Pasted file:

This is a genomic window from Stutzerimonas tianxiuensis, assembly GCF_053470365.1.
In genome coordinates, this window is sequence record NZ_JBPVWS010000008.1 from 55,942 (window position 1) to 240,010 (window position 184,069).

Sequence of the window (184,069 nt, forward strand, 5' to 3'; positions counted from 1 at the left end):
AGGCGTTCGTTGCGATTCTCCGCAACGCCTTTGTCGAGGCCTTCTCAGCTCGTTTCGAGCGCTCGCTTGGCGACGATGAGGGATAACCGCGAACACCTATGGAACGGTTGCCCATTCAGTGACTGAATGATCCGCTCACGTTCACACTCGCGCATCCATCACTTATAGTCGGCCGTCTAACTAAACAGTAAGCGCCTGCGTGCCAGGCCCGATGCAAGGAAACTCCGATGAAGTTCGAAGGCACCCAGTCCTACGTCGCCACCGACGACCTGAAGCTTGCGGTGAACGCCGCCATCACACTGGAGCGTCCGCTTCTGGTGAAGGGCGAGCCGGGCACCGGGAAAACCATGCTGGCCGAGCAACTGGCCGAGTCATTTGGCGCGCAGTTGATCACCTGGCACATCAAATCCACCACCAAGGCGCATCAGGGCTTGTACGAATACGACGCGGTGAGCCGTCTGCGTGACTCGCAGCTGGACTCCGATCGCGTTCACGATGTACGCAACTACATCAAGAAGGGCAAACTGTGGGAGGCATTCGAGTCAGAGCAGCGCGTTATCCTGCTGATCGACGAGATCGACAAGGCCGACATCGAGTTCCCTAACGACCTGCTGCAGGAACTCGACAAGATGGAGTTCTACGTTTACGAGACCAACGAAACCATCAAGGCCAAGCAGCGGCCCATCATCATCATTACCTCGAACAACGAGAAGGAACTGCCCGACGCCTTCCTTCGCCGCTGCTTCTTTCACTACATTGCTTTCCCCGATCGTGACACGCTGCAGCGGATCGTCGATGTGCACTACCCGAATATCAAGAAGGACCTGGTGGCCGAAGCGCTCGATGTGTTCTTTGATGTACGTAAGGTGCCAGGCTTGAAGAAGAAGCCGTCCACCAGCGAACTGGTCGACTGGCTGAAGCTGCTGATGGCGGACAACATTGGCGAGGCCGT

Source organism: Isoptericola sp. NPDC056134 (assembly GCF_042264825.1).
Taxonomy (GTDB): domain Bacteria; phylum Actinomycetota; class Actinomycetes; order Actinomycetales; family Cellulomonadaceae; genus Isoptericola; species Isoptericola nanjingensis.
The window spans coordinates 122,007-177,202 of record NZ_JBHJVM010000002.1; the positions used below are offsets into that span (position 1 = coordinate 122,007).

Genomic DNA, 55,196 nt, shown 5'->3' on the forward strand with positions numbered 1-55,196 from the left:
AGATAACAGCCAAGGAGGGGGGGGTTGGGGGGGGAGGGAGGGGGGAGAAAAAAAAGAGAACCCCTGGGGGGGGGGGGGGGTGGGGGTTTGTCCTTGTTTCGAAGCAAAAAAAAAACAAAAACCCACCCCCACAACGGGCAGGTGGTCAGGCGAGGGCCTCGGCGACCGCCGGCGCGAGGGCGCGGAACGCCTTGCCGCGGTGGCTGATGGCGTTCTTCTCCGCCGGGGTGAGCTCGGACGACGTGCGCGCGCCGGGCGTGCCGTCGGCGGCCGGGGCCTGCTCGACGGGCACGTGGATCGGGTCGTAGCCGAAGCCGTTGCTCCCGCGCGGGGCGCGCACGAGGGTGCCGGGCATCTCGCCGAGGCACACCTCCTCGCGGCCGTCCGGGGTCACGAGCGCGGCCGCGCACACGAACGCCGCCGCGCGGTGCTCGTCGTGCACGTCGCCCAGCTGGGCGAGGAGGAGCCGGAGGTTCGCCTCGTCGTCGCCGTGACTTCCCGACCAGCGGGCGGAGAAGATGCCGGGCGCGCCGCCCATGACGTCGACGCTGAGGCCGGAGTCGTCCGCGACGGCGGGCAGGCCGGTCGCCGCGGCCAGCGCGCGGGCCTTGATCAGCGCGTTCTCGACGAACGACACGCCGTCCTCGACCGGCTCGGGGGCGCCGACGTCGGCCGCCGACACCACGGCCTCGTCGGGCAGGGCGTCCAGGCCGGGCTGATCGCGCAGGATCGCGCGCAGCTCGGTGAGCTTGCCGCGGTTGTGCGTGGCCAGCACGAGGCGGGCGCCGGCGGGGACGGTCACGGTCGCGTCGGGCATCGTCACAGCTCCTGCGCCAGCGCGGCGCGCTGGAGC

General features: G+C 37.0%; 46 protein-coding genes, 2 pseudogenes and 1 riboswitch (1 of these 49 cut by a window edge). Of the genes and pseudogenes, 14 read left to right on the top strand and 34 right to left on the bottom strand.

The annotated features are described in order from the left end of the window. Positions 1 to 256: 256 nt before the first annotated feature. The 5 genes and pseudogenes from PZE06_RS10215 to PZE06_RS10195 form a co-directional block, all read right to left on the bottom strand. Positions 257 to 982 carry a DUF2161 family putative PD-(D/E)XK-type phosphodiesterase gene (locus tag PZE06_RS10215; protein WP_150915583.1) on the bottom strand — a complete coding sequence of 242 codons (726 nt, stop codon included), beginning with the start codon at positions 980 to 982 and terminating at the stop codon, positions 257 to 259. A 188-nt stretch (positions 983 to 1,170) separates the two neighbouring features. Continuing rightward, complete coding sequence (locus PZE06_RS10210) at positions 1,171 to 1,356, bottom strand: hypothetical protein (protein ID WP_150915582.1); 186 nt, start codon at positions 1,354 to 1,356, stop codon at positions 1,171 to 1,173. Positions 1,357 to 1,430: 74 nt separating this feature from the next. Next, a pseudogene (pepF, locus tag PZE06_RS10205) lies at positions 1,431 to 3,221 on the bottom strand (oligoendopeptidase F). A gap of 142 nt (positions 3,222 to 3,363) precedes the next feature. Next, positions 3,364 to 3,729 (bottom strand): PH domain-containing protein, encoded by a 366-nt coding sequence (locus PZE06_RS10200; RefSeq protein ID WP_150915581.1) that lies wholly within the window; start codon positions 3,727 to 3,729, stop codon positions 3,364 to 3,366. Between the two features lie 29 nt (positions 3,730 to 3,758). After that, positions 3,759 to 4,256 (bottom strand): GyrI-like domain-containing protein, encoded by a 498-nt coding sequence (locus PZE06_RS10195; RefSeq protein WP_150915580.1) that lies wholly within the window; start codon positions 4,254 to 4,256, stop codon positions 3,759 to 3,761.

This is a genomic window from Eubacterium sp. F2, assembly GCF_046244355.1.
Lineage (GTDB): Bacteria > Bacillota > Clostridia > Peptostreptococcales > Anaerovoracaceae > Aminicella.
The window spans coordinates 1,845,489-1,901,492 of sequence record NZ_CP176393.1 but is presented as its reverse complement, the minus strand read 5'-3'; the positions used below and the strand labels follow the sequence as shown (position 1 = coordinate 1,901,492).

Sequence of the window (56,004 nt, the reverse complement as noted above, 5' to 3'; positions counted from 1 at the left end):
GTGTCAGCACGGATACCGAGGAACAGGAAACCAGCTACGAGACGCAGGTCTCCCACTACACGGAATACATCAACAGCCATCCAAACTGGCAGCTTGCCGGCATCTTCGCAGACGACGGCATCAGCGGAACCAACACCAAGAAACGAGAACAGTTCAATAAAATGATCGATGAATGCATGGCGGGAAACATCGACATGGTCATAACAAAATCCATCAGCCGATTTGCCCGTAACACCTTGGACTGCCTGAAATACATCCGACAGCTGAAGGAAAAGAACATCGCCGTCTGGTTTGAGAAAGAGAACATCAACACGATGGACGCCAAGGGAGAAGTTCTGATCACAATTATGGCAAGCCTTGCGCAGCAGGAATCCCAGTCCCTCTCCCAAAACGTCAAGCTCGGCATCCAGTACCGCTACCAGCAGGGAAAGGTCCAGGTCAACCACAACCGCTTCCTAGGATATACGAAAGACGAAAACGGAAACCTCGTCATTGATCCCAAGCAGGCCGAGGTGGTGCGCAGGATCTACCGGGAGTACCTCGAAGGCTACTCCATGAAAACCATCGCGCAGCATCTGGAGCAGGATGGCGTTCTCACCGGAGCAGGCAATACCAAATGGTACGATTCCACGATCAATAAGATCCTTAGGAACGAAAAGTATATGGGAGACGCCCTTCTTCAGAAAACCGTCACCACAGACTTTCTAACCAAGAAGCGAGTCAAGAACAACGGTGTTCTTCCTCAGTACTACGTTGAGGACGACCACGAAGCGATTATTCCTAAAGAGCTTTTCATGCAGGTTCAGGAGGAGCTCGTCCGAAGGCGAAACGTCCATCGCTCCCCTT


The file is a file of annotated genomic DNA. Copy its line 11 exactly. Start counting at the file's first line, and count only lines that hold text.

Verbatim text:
The annotated features are described in order from the left end of the window. Positions 1 to 256: 256 nt before the first annotated feature. The 5 genes and pseudogenes from PZE06_RS10215 to PZE06_RS10195 form a co-directional block, all read right to left on the bottom strand. Positions 257 to 982 carry a DUF2161 family putative PD-(D/E)XK-type phosphodiesterase gene (locus tag PZE06_RS10215; protein WP_150915583.1) on the bottom strand — a complete coding sequence of 242 codons (726 nt, stop codon included), beginning with the start codon at positions 980 to 982 and terminating at the stop codon, positions 257 to 259. A 188-nt stretch (positions 983 to 1,170) separates the two neighbouring features. Continuing rightward, complete coding sequence (locus PZE06_RS10210) at positions 1,171 to 1,356, bottom strand: hypothetical protein (protein ID WP_150915582.1); 186 nt, start codon at positions 1,354 to 1,356, stop codon at positions 1,171 to 1,173. Positions 1,357 to 1,430: 74 nt separating this feature from the next. Next, a pseudogene (pepF, locus tag PZE06_RS10205) lies at positions 1,431 to 3,221 on the bottom strand (oligoendopeptidase F). A gap of 142 nt (positions 3,222 to 3,363) precedes the next feature. Next, positions 3,364 to 3,729 (bottom strand): PH domain-containing protein, encoded by a 366-nt coding sequence (locus PZE06_RS10200; RefSeq protein ID WP_150915581.1) that lies wholly within the window; start codon positions 3,727 to 3,729, stop codon positions 3,364 to 3,366. Between the two features lie 29 nt (positions 3,730 to 3,758). After that, positions 3,759 to 4,256 (bottom strand): GyrI-like domain-containing protein, encoded by a 498-nt coding sequence (locus PZE06_RS10195; RefSeq protein WP_150915580.1) that lies wholly within the window; start codon positions 4,254 to 4,256, stop codon positions 3,759 to 3,761.